There is a need to examine the downstream impacts of trust (and mistrust) on patient care, patient outcomes, and provider well-being measures such as burnout, job satisfaction, and turnover.12,13,22,23 We also need to learn more about the longer-term implications of trust when HIT is used to manage relationships or coordinate care. For example, current medical trainees practice medicine exclusively in a context that includes HIT, whereas providers who also practiced medicine prior to the advent of HIT may be more inclined to supplement HIT use with in-person interactions. Consequently, older and younger physicians may build trust and collaborate in team-based care settings differently. Moreover, when trust is violated in these circumstances, preferred approaches for rebuilding trust may vary across care team members, slowing its rebuilding. On the other hand, the advent of HIT may have improved collective trust because of its transparency or its capacity to hasten the production of knowledge and support the use of evidence-based treatment to improve clinical outcomes.


As long as HIT continues to evolve rapidly, providers’ use of HIT will evolve likewise. It is critical that we continue to study these developments to optimize providers’ communication and collaboration in the context of team-based care. Future research can draw on qualitative methods to identify how HIT influences trust dynamics between physicians and other providers and the rebuilding of trust following violations. These studies can also inform the development of quantitative surveys and new, multidimensional, contextually relevant measures of trust among care team providers. Such measures could be used to examine both organizational and provider-level factors that foster trust and the relationship between trust and patient outcomes.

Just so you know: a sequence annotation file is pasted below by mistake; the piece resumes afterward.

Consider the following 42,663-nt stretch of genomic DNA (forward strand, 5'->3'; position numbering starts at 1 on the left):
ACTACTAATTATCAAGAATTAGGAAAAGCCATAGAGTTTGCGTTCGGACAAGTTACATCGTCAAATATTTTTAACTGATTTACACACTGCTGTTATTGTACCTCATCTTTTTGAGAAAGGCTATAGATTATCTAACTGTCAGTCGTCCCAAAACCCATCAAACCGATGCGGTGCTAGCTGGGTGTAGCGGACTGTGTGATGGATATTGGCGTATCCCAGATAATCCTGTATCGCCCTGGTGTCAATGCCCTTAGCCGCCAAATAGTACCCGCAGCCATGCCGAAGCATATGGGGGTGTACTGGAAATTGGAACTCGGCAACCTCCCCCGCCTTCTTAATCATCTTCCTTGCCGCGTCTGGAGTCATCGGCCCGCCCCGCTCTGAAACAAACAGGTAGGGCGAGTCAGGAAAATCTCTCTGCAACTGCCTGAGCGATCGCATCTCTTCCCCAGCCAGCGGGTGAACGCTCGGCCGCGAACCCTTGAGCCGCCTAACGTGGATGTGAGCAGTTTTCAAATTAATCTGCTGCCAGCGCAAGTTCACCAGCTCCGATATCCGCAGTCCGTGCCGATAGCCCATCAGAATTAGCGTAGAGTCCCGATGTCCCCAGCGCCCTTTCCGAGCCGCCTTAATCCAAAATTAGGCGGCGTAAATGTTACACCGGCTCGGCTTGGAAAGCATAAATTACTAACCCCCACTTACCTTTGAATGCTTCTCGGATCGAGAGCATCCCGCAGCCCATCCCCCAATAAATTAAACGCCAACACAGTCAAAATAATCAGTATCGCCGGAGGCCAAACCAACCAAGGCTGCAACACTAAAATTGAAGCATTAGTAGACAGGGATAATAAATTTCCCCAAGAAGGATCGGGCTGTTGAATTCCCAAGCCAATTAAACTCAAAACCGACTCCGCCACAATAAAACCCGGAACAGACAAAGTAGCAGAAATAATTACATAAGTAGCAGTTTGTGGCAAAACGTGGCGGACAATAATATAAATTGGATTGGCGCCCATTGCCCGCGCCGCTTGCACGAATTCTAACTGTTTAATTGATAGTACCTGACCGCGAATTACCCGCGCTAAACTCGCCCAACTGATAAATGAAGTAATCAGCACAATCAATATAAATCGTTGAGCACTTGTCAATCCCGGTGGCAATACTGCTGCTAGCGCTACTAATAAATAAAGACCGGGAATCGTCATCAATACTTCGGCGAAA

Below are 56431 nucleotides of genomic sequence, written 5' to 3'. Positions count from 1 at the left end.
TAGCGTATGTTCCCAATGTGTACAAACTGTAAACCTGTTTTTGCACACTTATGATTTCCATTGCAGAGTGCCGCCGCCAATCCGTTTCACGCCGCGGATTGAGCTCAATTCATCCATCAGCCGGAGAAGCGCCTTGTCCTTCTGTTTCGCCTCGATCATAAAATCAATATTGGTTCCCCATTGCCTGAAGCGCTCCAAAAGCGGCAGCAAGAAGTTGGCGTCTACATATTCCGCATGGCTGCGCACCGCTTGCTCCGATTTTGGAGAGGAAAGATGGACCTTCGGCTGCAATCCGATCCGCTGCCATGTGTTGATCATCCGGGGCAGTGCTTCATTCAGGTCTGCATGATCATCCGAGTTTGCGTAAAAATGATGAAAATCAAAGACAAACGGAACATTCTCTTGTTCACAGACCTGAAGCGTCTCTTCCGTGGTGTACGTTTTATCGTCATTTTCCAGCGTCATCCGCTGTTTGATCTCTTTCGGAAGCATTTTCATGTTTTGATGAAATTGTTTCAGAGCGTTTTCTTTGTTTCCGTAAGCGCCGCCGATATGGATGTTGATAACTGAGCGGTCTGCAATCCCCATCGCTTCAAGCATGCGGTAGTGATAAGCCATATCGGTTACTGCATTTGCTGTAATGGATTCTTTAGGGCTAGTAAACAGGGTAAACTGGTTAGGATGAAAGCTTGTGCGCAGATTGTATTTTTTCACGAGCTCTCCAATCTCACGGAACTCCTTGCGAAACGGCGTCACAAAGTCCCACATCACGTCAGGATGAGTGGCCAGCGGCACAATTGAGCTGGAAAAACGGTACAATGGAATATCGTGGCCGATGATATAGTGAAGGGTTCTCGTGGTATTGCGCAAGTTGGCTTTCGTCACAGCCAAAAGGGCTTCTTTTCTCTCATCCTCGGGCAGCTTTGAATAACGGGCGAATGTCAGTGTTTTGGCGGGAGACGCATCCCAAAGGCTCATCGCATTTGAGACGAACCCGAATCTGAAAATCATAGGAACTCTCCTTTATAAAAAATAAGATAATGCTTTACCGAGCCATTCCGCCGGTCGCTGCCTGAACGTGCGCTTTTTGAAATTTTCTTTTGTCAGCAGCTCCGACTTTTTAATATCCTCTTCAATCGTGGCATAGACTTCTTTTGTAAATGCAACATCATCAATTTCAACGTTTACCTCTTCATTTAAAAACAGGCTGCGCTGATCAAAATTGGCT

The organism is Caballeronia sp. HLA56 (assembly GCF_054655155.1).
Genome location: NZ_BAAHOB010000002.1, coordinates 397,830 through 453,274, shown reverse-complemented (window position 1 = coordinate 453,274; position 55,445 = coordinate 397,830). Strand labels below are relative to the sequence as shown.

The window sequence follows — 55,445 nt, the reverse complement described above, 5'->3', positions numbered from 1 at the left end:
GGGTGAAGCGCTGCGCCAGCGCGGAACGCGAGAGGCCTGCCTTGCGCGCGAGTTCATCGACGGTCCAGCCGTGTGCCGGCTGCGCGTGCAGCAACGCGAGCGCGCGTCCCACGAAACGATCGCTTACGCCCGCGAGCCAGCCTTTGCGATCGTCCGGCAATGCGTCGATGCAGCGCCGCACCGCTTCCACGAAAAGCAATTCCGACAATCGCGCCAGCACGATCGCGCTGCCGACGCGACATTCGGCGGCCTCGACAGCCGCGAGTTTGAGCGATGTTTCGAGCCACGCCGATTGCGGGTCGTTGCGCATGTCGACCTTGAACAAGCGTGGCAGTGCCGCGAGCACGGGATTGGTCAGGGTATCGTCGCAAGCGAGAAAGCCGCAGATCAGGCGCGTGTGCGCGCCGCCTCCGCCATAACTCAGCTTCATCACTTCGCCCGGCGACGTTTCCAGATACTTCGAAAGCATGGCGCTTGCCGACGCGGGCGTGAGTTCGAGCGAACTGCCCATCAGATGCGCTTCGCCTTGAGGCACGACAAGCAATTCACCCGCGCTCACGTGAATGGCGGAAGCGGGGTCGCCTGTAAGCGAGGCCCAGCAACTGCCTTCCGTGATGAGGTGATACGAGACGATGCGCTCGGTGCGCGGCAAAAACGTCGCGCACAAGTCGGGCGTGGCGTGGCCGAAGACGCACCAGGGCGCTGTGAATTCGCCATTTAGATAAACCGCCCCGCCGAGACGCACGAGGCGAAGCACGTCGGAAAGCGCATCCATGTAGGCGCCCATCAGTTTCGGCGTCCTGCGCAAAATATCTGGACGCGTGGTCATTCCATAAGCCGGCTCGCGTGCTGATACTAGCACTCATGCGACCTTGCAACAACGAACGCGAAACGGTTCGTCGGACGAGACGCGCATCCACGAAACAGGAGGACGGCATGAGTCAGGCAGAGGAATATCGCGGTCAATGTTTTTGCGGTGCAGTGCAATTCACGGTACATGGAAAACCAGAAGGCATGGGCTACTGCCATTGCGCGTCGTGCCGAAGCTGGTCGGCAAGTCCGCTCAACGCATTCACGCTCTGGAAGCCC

Author Affiliations: Department of Health Management and Policy, University of Michigan School of Public Health (MR), Ann Arbor, MI; Department of Learning Health Sciences, University of Michigan Medical School (MR, JEP), Ann Arbor, MI; Department of Health Policy and Management, Emory University (ASW), Atlanta, GA.

Source of Funding: None.

Author Disclosures: The authors report no relationship or financial interest with any entity that would pose a conflict of interest with the subject matter of this article.

Authorship Information: Concept and design (MR, JEP, ASW); acquisition of data (MR); analysis and interpretation of data (MR); drafting of the manuscript (MR, JEP, ASW); and critical revision of the manuscript for important intellectual content (MR, JEP, ASW).

Address Correspondence to: Minakshi Raj, MPH, Department of Health Management and Policy, University of Michigan School of Public Health, 1420 Washington Heights, Ann Arbor, MI 48109. Email: